3.
 
Canon 5DS..+83/1004.5/54.5/5 Feb 2015 3,699 i
4.
 
Fujifilm XP130..o..3.5/54/5 Jan 2018 229 i
5.
 
Fujifilm XP120..o..3.5/54/5 Jan 2017 229 i
6.
 
Hasselblad X1D II......4/54/5 Jun 2019 5,750 i
7.
 
Leica SL4/5..84/1004.5/54/5 Oct 2015 7,450 i
8.
 
Nikon D75004.5/5+ +86/1005/54.5/5 Apr 2017 1,299 i
9.
 
Nikon W300..+..4/54/5 May 2017 389 i
10.
 
Olympus TG-6..+ +76/1004/54/5 May 2019 449 i
11.
 
Olympus TG-4..+79/1004/54/5 Apr 2015 379 i
12.
 
Pentax 645Z5/5....4.5/55/5 Apr 2014 8,499 i
13.
 
Ricoh WG-6......3.5/53.5/5 Feb 2019 399 i
14.
 
Ricoh WG-60.......... Oct 2018 279 i
15.
 
Sony HX99......4/54.5/5 Aug 2018 449 i
16.
 
Sony HX95.......... Aug 2018 429 i
17.
 
Sony WX800.......... Oct 2018 399 i
Notes: (+ +) highly recommended; (+) recommended; (o) reviewed; (..) not available.

The above review scores should be interpreted with care, though. The assessments were made in relation to similar cameras of the same technological generation. Thus, a score needs to be put into the context of the launch date and the launch price of the camera, and comparisons of ratings among very different cameras or across long time periods have little meaning. Also, kindly note that some of the listed sites have over time developped their review approaches and their reporting style.

Fujifilm XP140:
Check Amazon price
Hasselblad X1D:
Check Ebay offers

Other camera comparisons

Did this review help to inform your camera decision process? In case you would like to check on the differences and similarities of other camera models, just make your choice using the following search menu. There is also a set of direct links to comparison reviews that other users of the CAM-parator app explored.

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    Specifications: Fujifilm XP140 vs Hasselblad X1D

    Below is a side-by-side comparison of the specs of the two cameras to facilitate a quick review of their differences and common features.

    Camera Specifications
    Camera Model Fujifilm XP140 Hasselblad X1D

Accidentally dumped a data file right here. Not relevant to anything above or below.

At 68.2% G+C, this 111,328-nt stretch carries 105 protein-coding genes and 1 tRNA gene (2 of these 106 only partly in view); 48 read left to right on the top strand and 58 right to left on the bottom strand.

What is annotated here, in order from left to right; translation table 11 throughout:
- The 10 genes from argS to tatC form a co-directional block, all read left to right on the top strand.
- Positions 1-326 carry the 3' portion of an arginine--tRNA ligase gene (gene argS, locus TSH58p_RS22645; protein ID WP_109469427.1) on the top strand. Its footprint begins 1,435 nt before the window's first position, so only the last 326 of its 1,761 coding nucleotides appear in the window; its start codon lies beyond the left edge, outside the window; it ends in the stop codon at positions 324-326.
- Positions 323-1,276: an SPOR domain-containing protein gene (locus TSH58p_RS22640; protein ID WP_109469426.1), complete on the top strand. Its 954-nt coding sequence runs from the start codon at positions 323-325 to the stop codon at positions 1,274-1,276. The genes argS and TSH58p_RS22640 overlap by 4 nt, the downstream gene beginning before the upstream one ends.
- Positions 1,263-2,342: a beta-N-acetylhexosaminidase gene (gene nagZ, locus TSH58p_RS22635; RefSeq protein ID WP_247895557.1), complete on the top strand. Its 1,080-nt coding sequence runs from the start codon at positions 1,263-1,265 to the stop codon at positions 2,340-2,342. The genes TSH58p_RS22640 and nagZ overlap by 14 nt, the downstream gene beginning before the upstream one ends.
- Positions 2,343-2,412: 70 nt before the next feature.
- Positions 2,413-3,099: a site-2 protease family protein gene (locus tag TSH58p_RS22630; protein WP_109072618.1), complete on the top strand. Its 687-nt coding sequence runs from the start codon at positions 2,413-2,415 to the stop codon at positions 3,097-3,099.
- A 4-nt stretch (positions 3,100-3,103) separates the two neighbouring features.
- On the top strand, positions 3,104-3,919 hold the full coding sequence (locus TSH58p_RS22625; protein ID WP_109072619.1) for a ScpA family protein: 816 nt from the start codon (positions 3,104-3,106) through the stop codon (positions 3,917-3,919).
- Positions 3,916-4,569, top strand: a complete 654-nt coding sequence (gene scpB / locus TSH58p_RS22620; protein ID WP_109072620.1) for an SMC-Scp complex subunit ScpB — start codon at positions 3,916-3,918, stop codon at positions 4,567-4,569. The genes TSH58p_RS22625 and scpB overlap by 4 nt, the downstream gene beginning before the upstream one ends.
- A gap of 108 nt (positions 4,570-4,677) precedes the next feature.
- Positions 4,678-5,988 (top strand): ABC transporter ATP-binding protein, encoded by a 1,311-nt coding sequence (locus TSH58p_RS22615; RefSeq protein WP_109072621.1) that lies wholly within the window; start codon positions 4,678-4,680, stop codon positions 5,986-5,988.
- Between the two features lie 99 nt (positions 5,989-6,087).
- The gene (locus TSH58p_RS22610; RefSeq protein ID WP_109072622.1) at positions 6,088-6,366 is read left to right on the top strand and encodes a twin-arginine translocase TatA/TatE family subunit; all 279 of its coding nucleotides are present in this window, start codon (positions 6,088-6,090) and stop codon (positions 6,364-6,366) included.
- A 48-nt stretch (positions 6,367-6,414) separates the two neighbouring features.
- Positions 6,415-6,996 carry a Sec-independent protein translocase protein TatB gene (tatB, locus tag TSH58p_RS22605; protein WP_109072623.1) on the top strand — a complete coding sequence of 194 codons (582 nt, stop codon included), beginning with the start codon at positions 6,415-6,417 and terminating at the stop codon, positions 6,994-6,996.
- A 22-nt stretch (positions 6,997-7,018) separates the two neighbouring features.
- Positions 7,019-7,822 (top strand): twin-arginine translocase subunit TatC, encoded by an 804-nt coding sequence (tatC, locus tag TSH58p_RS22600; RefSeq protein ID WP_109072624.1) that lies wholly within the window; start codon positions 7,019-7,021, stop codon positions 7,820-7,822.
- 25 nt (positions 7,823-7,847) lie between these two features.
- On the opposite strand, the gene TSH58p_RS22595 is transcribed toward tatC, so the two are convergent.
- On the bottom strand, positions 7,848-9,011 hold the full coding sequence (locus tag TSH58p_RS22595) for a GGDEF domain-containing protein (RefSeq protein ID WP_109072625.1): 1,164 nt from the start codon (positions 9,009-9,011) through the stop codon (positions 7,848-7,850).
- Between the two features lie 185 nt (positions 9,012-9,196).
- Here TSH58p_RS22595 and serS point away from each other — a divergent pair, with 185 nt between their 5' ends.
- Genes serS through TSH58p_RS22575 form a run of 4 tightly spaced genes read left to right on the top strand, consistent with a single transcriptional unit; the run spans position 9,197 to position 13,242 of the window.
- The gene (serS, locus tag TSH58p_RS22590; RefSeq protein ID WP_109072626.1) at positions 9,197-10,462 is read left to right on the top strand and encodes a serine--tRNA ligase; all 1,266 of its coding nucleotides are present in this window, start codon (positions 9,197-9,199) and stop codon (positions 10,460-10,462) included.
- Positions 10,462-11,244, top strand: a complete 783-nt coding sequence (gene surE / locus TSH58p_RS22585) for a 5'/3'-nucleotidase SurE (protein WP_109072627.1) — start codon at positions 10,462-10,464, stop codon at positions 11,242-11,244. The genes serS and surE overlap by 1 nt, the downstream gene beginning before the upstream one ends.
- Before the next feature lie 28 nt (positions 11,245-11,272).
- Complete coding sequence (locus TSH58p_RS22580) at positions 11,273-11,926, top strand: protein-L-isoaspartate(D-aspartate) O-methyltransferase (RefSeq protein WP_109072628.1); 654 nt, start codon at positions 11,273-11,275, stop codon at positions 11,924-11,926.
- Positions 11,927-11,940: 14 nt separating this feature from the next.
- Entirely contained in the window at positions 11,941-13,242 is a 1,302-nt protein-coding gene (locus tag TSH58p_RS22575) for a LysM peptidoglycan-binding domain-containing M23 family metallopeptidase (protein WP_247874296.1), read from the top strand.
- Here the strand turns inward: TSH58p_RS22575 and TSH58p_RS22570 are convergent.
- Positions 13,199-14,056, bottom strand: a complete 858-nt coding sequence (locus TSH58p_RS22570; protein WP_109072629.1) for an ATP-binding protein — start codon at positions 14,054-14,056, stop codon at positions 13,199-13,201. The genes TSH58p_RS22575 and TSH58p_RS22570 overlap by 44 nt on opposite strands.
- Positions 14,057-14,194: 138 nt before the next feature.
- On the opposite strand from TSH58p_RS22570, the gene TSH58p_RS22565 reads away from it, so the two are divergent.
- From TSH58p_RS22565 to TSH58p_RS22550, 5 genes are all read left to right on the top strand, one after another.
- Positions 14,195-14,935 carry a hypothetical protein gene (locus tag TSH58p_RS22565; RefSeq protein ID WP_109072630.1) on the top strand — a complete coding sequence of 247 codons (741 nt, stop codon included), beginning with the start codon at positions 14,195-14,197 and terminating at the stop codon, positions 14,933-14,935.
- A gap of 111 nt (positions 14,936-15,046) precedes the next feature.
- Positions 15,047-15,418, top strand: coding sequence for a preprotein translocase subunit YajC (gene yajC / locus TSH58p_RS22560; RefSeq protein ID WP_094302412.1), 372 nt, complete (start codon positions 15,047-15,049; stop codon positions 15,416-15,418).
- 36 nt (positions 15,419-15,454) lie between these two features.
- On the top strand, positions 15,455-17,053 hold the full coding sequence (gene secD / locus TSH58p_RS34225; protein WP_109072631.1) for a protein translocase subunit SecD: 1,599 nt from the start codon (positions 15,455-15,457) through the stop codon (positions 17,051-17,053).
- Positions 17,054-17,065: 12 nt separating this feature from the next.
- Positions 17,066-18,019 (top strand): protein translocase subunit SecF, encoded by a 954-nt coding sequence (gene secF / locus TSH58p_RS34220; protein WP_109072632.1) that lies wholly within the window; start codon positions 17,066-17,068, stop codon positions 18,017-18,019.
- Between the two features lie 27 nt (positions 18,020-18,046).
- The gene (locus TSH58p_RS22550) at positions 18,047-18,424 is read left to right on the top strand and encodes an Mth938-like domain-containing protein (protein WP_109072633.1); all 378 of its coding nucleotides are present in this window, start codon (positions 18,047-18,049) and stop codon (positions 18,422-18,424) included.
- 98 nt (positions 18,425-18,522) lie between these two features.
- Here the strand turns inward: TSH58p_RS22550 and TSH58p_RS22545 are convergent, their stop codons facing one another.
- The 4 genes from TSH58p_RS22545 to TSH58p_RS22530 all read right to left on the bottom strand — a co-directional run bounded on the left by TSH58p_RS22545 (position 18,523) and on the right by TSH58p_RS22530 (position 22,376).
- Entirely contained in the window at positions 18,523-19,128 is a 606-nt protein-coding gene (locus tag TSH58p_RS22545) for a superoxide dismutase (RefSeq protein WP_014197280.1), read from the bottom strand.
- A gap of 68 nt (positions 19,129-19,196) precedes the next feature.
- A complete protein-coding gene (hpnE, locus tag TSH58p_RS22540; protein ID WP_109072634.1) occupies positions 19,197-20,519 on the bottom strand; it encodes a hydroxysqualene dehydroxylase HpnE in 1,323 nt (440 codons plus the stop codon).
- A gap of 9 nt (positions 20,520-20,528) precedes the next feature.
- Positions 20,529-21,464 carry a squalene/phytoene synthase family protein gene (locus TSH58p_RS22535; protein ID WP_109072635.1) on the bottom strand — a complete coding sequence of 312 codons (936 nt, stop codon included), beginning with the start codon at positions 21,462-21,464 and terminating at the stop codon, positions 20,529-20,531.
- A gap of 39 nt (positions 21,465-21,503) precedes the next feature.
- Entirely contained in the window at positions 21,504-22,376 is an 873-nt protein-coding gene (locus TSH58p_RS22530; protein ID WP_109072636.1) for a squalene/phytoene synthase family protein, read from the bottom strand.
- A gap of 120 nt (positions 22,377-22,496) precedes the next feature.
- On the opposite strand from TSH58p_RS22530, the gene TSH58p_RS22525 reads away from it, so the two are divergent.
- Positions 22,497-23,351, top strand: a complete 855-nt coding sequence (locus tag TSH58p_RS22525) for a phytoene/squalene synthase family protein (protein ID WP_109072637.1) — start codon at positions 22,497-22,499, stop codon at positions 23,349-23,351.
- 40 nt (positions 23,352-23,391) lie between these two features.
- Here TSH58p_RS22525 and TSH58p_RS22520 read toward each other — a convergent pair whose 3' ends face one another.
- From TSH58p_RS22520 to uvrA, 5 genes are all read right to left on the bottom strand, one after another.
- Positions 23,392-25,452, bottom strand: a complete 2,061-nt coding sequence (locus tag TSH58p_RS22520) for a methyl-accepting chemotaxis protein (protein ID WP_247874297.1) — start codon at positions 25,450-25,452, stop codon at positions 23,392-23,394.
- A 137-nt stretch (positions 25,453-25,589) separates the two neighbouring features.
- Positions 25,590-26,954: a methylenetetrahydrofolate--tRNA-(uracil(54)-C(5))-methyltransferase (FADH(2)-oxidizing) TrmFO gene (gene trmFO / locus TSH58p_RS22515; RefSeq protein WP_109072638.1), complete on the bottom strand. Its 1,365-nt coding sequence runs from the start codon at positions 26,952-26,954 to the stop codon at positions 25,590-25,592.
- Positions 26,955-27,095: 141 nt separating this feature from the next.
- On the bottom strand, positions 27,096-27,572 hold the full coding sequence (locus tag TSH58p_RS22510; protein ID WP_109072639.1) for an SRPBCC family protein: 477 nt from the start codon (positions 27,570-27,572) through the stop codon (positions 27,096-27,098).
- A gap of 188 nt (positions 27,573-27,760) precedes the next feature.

Camera Type Fixed lens compact camera Mirrorless system camera
    Camera Lens 28-140mm f/3.9-4.9 Hasselblad X mount lenses
    Launch Date February 2019 June 2016
    Launch Price USD 229 USD 8,995
    Sensor Specs Fujifilm XP140 Hasselblad X1D
    Sensor Technology BSI-CMOS CMOS
    Sensor Format 1/2.3" Sensor Medium Format Sensor
    Sensor Size 6.17 x 4.55 mm 43.8 x 32.9 mm
    Sensor Area 28.0735 mm2 1441.02 mm2
    Sensor Diagonal 7.7 mm 54.8 mm
    Crop Factor 5.6x 0.79x
    Sensor Resolution 15.9 Megapixels 51.3 Megapixels
    Image Resolution 4608 x 3456 pixels 8272 x 6200 pixels
    Pixel Pitch 1.33 μm 5.30 μm
    Pixel Density 56.73 MP/cm2 3.56 MP/cm2
    Moiré control no AA filter no AA filter
    Movie Capability 4K/15p Video 1080/25p Video
    ISO Setting 100 - 12,800 ISO 100 - 25,600 ISO
    DXO Sensor Quality (score) .. 102
    DXO Color Depth (bits) .. 26.2
    DXO Dynamic Range (EV) .. 14.8
    DXO Low Light (ISO) .. 4489
    Screen Specs Fujifilm XP140 Hasselblad X1D
    Viewfinder Type no viewfinder Electronic viewfinder
    Viewfinder Field of View 100%
    Viewfinder Magnification
    Viewfinder Resolution 2360k dots
    LCD Framing Live View Live View
    Rear LCD Size 3.0inch 3.0inch
    LCD Resolution 920k dots 920k dots
    LCD Attachment Fixed screen Fixed screen
    Touch Input no Touchscreen Touchscreen
    Shooting Specs Fujifilm XP140 Hasselblad X1D
    Focus System Contrast-detect AF Contrast-detect AF
    Manual Focusing Aidno Peaking FeatureFocus Peaking
    Max Shutter Speed (mechanical) 1/2000s 1/2000s
    Continuous Shooting 10 shutter flaps/s 2.3 shutter flaps/s
    Time-Lapse PhotographyIntervalometer built-inIntervalometer built-in
    Image StabilizationIn-body stabilizationno handshake reduction
    Fill Flash Built-in Flash no On-Board Flash
    Storage Medium SDXC cards SDXC cards
    Second Storage Option Single card slot Dual card slots
    UHS card support no UHS-I
    Connectivity Specs Fujifilm XP140 Hasselblad X1D
    External Flash no Hotshoe Hotshoe
    Studio Flash no PC Sync PC Sync socket
    USB Connector USB 2.0 USB 3.0
    HDMI Port micro HDMI mini HDMI
    Microphone Port no MIC socket External MIC port
    Headphone Socket no Headphone port Headphone port
    Wifi Support Wifi built-in Wifi built-in
    Bluetooth Support Bluetooth built-in no Bluetooth
    Body Specs Fujifilm XP140 Hasselblad X1D
    Environmental SealingWaterproof body (25m)Weathersealed body
    Battery Type NP-45S H-3054752
    In-Camera Charging USB charging no USB charging
    Body Dimensions 110 x 71 x 28 mm
    (4.3 x 2.8 x 1.1 in)
    150 x 98 x 71 mm
    (5.9 x 3.9 x 2.8 in)
    Camera Weight 207 g (7.3 oz) 725 g (25.6 oz)

    Did you notice an error on this page? If so, please get in touch, so that we can correct the information.